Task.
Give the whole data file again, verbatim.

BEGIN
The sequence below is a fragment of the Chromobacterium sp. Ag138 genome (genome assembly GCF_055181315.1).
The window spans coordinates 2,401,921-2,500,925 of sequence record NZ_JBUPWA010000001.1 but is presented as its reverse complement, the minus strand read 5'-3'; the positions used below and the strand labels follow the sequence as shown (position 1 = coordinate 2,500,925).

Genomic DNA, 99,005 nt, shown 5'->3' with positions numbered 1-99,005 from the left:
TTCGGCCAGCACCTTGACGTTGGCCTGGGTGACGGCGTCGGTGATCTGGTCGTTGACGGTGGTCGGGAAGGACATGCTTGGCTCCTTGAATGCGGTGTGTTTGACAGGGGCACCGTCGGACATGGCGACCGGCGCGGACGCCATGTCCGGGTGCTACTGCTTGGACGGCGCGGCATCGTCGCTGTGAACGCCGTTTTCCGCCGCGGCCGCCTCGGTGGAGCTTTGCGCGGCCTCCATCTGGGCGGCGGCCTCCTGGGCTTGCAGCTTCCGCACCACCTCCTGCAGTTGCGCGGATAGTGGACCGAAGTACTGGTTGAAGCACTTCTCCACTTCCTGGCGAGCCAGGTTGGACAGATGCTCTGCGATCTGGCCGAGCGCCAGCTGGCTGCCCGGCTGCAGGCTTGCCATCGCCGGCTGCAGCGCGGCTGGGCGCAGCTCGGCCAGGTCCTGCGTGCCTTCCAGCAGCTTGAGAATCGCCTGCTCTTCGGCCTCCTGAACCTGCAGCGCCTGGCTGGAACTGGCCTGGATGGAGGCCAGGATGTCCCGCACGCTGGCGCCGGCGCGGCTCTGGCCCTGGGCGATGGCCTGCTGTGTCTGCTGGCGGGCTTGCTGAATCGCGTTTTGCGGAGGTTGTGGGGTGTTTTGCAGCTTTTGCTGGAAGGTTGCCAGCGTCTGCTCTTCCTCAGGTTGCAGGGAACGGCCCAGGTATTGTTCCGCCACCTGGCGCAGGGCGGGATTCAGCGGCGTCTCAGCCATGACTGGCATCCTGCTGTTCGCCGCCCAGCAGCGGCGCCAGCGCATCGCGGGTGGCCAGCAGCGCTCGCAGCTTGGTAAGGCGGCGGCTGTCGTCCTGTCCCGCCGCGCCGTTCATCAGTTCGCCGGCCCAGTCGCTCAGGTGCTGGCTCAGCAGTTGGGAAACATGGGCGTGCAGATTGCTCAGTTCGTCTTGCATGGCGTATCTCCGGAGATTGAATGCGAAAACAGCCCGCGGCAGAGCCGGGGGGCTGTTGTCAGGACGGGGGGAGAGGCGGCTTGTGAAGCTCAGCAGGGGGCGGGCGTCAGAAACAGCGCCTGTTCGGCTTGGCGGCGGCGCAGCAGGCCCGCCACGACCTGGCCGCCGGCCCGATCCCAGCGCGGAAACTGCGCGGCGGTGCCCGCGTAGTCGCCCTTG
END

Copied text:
The sequence below is a fragment of the Chromobacterium sp. Ag138 genome (genome assembly GCF_055181315.1).
The window spans coordinates 2,401,921-2,500,925 of sequence record NZ_JBUPWA010000001.1 but is presented as its reverse complement, the minus strand read 5'-3'; the positions used below and the strand labels follow the sequence as shown (position 1 = coordinate 2,500,925).

Genomic DNA, 99,005 nt, shown 5'->3' with positions numbered 1-99,005 from the left:
TTCGGCCAGCACCTTGACGTTGGCCTGGGTGACGGCGTCGGTGATCTGGTCGTTGACGGTGGTCGGGAAGGACATGCTTGGCTCCTTGAATGCGGTGTGTTTGACAGGGGCACCGTCGGACATGGCGACCGGCGCGGACGCCATGTCCGGGTGCTACTGCTTGGACGGCGCGGCATCGTCGCTGTGAACGCCGTTTTCCGCCGCGGCCGCCTCGGTGGAGCTTTGCGCGGCCTCCATCTGGGCGGCGGCCTCCTGGGCTTGCAGCTTCCGCACCACCTCCTGCAGTTGCGCGGATAGTGGACCGAAGTACTGGTTGAAGCACTTCTCCACTTCCTGGCGAGCCAGGTTGGACAGATGCTCTGCGATCTGGCCGAGCGCCAGCTGGCTGCCCGGCTGCAGGCTTGCCATCGCCGGCTGCAGCGCGGCTGGGCGCAGCTCGGCCAGGTCCTGCGTGCCTTCCAGCAGCTTGAGAATCGCCTGCTCTTCGGCCTCCTGAACCTGCAGCGCCTGGCTGGAACTGGCCTGGATGGAGGCCAGGATGTCCCGCACGCTGGCGCCGGCGCGGCTCTGGCCCTGGGCGATGGCCTGCTGTGTCTGCTGGCGGGCTTGCTGAATCGCGTTTTGCGGAGGTTGTGGGGTGTTTTGCAGCTTTTGCTGGAAGGTTGCCAGCGTCTGCTCTTCCTCAGGTTGCAGGGAACGGCCCAGGTATTGTTCCGCCACCTGGCGCAGGGCGGGATTCAGCGGCGTCTCAGCCATGACTGGCATCCTGCTGTTCGCCGCCCAGCAGCGGCGCCAGCGCATCGCGGGTGGCCAGCAGCGCTCGCAGCTTGGTAAGGCGGCGGCTGTCGTCCTGTCCCGCCGCGCCGTTCATCAGTTCGCCGGCCCAGTCGCTCAGGTGCTGGCTCAGCAGTTGGGAAACATGGGCGTGCAGATTGCTCAGTTCGTCTTGCATGGCGTATCTCCGGAGATTGAATGCGAAAACAGCCCGCGGCAGAGCCGGGGGGCTGTTGTCAGGACGGGGGGAGAGGCGGCTTGTGAAGCTCAGCAGGGGGCGGGCGTCAGAAACAGCGCCTGTTCGGCTTGGCGGCGGCGCAGCAGGCCCGCCACGACCTGGCCGCCGGCCCGATCCCAGCGCGGAAACTGCGCGGCGGTGCCCGCGTAGTCGCCCTTG